HC Copeland was born on February 13, 1931, in Brady, Texas. He was commissioned a 2d Lt in the U.S. Air Force through the Air Force ROTC program on April 30, 1953, and went on active duty beginning July 31, 1953. After completing Intelligence Officer School, Lt Copeland served as an Intelligence Officer until entering Pilot Training in April 1955. He was awarded his pilot wings at Webb AFB, Texas, in April 1956, and then completed F-86 Sabre Combat Crew Training in November 1956. Lt Copeland served as an F-86 pilot with the 354th Fighter Interceptor Squadron at McGhee Tyson Airport, Tennessee, from December 1956 to December 1957, followed by service with the 784th Aircraft Control and Warning Squadron at Snow Mountain AFS, Fort Knox, Kentucky, from December 1957 to May 1959. His next assignment was with the 710th Aircraft Control and Warning Squadron at Tin City, Alaska, from May 1959 to May 1960, and then with the 92nd Support Squadron of the 92nd Bomb Wing at Fairchild AFB, Washington, from June 1960 to September 1964. Maj Copeland next served as an instructor pilot with the 4457th Combat Crew Training Squadron at Davis-Monthan AFB, Arizona, from September 1964 to September 1966. After completing F-105 Thunderchief Combat Crew Training, he served with the 333rd Tactical Fighter Squadron of the 355th Tactical Fighter Wing at Takhli Royal Thai AFB, Thailand, from March 1967 until he was forced to eject over North Vietnam and was taken as a Prisoner of War on July 17, 1967. After spending 2,068 days in captivity, Col Copeland was released during Operation Homecoming on March 14, 1973. He was briefly hospitalized for his injuries at Lackland AFB, Texas, and then served on the staff of Headquarters 12th Air Force at Bergstrom AFB, Texas, from August 1973 until his retirement from the Air Force on August 1, 1979. HC Copeland died on June 12, 2012, and was buried at Lawnhaven Memorial Gardens in San Angelo, Texas.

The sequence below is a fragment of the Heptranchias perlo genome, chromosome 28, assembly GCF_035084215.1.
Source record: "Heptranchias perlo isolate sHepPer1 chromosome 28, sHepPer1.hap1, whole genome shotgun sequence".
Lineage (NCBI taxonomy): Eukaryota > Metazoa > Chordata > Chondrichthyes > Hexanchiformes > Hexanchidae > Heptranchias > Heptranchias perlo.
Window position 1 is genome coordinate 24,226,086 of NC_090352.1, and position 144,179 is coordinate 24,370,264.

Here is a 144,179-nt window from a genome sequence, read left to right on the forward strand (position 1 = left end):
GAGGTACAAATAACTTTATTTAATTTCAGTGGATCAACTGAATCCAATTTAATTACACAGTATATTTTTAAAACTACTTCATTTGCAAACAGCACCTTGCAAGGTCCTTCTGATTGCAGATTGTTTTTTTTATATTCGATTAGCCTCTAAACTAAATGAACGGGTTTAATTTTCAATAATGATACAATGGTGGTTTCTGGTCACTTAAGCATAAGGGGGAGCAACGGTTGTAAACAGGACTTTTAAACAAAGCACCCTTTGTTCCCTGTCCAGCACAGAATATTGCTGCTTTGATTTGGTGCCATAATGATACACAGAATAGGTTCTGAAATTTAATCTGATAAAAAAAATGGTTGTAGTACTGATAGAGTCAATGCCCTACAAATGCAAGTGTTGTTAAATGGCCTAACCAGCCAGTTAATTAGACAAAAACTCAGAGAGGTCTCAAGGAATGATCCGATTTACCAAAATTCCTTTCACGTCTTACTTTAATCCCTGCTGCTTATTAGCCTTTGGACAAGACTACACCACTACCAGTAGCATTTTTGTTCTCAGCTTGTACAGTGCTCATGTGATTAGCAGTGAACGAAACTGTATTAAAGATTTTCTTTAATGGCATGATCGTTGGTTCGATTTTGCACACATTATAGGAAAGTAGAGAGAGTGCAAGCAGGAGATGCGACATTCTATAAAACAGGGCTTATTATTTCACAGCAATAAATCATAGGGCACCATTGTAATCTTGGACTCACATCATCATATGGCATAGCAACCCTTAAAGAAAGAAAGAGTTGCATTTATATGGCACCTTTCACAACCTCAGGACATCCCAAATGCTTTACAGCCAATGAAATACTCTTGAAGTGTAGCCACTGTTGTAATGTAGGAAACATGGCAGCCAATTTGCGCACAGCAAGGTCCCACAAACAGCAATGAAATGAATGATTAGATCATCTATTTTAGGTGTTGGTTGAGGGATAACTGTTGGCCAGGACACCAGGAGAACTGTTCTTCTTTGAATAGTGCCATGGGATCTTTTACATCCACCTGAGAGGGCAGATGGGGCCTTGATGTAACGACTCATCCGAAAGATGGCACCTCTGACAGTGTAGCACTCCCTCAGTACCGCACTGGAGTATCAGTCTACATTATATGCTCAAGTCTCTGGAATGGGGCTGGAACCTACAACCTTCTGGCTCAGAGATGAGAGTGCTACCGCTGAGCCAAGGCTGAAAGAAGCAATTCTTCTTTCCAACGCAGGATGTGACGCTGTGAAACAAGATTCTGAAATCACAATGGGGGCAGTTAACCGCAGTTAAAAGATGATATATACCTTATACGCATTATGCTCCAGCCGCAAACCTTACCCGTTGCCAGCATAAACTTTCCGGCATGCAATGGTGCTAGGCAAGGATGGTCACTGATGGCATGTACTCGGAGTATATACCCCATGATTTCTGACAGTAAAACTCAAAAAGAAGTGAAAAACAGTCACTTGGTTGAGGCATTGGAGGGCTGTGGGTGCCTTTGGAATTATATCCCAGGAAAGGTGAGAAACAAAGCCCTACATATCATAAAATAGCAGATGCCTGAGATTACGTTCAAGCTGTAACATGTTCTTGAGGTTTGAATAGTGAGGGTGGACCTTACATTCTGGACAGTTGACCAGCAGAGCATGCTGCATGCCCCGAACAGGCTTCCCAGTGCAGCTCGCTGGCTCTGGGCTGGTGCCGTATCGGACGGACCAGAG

His 1st (of 3) Silver Star Citation reads:
Major H.C. Copeland distinguished himself by gallantry in connection with military operations against an opposing armed force as an F-105 Pilot over North Vietnam on 17 July 1967. On that date, Major Copeland was element lead in a four ship flight directed to attack a railroad yard in the most heavily defended area in Southeast Asia. Major Copeland flew through intense and accurate tracking and predicted barrage flak to roll in on and attack one of the six firing flak sites in his immediate area. In spite of the barrages exploding only feet from his aircraft, Major Copeland, unhesitatingly and with great risk to his life, continued his run. By his gallantry and devotion to duty, Major Copeland has reflected great credit upon himself and the United States Air Force.